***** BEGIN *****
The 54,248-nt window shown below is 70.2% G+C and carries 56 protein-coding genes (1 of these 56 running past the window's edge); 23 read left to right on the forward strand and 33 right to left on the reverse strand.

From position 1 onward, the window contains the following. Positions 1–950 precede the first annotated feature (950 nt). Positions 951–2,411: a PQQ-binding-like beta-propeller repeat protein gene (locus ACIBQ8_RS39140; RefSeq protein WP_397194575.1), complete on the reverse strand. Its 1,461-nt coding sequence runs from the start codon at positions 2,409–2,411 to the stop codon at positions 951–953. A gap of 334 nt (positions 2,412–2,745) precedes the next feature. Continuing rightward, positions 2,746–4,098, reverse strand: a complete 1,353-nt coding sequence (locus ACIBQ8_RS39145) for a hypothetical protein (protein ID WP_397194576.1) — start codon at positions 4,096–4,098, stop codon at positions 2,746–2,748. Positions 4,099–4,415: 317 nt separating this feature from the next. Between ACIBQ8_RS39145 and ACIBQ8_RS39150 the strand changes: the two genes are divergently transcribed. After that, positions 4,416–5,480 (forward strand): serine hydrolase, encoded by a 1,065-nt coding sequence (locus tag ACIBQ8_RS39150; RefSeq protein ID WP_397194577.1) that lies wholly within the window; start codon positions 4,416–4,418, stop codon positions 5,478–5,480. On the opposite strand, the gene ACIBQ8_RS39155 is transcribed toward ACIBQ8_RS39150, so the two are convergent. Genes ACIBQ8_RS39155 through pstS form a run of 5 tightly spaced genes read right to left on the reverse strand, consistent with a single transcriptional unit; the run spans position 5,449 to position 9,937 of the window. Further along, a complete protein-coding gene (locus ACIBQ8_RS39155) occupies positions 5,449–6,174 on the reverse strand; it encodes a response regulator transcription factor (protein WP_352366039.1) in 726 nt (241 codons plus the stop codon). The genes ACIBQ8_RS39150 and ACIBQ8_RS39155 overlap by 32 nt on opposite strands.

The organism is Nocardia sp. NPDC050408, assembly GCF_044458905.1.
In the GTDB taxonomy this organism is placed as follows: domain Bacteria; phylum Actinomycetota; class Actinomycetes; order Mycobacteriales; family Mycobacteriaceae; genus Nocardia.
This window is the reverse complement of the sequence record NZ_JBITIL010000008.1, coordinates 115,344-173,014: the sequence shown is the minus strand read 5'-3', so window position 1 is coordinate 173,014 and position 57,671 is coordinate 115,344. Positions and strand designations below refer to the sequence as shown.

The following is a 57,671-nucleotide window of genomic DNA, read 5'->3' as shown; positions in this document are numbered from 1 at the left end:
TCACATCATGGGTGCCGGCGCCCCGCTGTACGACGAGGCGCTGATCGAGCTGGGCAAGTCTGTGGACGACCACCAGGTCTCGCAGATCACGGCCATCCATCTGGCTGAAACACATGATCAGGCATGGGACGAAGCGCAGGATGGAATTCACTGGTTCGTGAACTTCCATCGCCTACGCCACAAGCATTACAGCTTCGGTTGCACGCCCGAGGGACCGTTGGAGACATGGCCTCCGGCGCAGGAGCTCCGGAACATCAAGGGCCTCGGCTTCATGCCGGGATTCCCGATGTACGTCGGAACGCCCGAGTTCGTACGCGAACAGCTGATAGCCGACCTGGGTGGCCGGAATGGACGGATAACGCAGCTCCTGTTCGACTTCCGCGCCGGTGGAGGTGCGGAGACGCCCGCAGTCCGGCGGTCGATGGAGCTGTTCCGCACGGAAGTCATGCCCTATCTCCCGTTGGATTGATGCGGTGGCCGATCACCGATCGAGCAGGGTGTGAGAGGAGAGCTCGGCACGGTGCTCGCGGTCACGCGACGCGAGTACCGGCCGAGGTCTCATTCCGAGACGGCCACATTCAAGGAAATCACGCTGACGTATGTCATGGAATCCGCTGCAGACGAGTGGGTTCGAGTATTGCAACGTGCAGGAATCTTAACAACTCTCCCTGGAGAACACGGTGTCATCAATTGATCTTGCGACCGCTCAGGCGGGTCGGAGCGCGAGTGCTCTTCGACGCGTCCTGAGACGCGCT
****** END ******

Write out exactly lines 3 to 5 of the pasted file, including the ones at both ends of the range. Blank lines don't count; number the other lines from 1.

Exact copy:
The organism is Nocardia sp. NPDC050408, assembly GCF_044458905.1.
In the GTDB taxonomy this organism is placed as follows: domain Bacteria; phylum Actinomycetota; class Actinomycetes; order Mycobacteriales; family Mycobacteriaceae; genus Nocardia.
This window is the reverse complement of the sequence record NZ_JBITIL010000008.1, coordinates 115,344-173,014: the sequence shown is the minus strand read 5'-3', so window position 1 is coordinate 173,014 and position 57,671 is coordinate 115,344. Positions and strand designations below refer to the sequence as shown.